I’ve looked on the map at where they’re coming from, and it’s global - Asia, Europe, Africa, South America, Australia and North America. They’ve identified problems that matter to them - from female genital mutilation, to pre- and postnatal care, recycling and improving literacy. They’ve identified solutions, and now they’re coming together to refine those solutions, and meet experts who can help get these solutions off the ground. They’re going to learn about what life is like outside of their own bubbles and daily lives, and get a first hand glimpse at this global community we know we’re all a part of, but often struggle to really get a hold of.
Think about what that will look like. And sound like! While it’s been a year of hard work for the girls to get this far, I really think next week’s summit is just the start for them. They’re going to come back from Technovation with a broader perspective of the world, and with encouragement and support to keep working on their projects.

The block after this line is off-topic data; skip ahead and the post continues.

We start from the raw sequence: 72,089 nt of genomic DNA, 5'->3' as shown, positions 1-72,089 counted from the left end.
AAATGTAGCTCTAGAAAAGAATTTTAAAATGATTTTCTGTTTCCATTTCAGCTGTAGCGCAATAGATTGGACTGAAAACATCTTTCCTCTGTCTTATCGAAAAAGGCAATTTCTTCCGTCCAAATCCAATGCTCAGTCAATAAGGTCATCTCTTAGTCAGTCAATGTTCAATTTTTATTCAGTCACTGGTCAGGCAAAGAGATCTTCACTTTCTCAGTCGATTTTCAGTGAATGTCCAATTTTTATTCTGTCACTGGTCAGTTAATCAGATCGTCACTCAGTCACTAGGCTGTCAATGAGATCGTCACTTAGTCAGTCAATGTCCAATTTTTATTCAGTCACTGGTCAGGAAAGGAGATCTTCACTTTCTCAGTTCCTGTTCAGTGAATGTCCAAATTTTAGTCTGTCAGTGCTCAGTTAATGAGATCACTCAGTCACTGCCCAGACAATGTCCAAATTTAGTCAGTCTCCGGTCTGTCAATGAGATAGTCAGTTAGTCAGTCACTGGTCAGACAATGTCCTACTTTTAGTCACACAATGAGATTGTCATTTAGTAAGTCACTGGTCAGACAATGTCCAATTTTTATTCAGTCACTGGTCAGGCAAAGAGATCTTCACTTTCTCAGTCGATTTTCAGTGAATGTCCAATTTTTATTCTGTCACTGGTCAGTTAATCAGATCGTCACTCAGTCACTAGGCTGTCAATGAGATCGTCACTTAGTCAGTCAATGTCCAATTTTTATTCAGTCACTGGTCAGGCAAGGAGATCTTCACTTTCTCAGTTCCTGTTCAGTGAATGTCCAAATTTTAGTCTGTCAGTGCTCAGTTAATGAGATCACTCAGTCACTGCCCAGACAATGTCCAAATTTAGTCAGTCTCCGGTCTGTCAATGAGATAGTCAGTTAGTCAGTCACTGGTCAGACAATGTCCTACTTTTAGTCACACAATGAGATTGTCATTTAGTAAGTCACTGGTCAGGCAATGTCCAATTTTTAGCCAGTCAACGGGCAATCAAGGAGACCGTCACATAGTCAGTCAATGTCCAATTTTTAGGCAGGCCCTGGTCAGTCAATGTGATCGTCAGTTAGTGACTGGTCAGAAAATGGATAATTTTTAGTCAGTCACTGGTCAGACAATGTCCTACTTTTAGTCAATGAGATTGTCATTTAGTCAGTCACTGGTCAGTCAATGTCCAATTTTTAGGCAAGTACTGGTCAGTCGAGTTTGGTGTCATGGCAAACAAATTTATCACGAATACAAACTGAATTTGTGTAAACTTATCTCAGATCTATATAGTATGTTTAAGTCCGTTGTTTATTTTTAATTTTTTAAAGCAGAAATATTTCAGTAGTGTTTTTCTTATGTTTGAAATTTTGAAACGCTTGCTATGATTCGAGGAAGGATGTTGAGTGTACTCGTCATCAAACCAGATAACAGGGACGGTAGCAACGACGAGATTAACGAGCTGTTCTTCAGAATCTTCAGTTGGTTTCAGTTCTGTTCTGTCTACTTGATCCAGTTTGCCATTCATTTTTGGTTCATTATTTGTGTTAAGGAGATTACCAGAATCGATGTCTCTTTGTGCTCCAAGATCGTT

The problems they’re working to solve are so varied, but Technovation also looks to solve one further problem - why do so many girls with spark and passion and smarts decide not to pursue science or technology studies at university (let alone choose these professions)? Once all these girls return to their homes they’re going to be able to tell stories of the amazing work being done globally with tech to improve our communities. They’re going to shine as examples of the opportunities to excel in STEM, and they’ll be rockstars in their local communities, where other girls can see what they’ve done, and set out on their own journey of problem solving, creating and collaborating.
Now THAT’s what has me super excited. (I’m sure that Google HQ with it slides and dinosaur fossils is going to be really cool too.)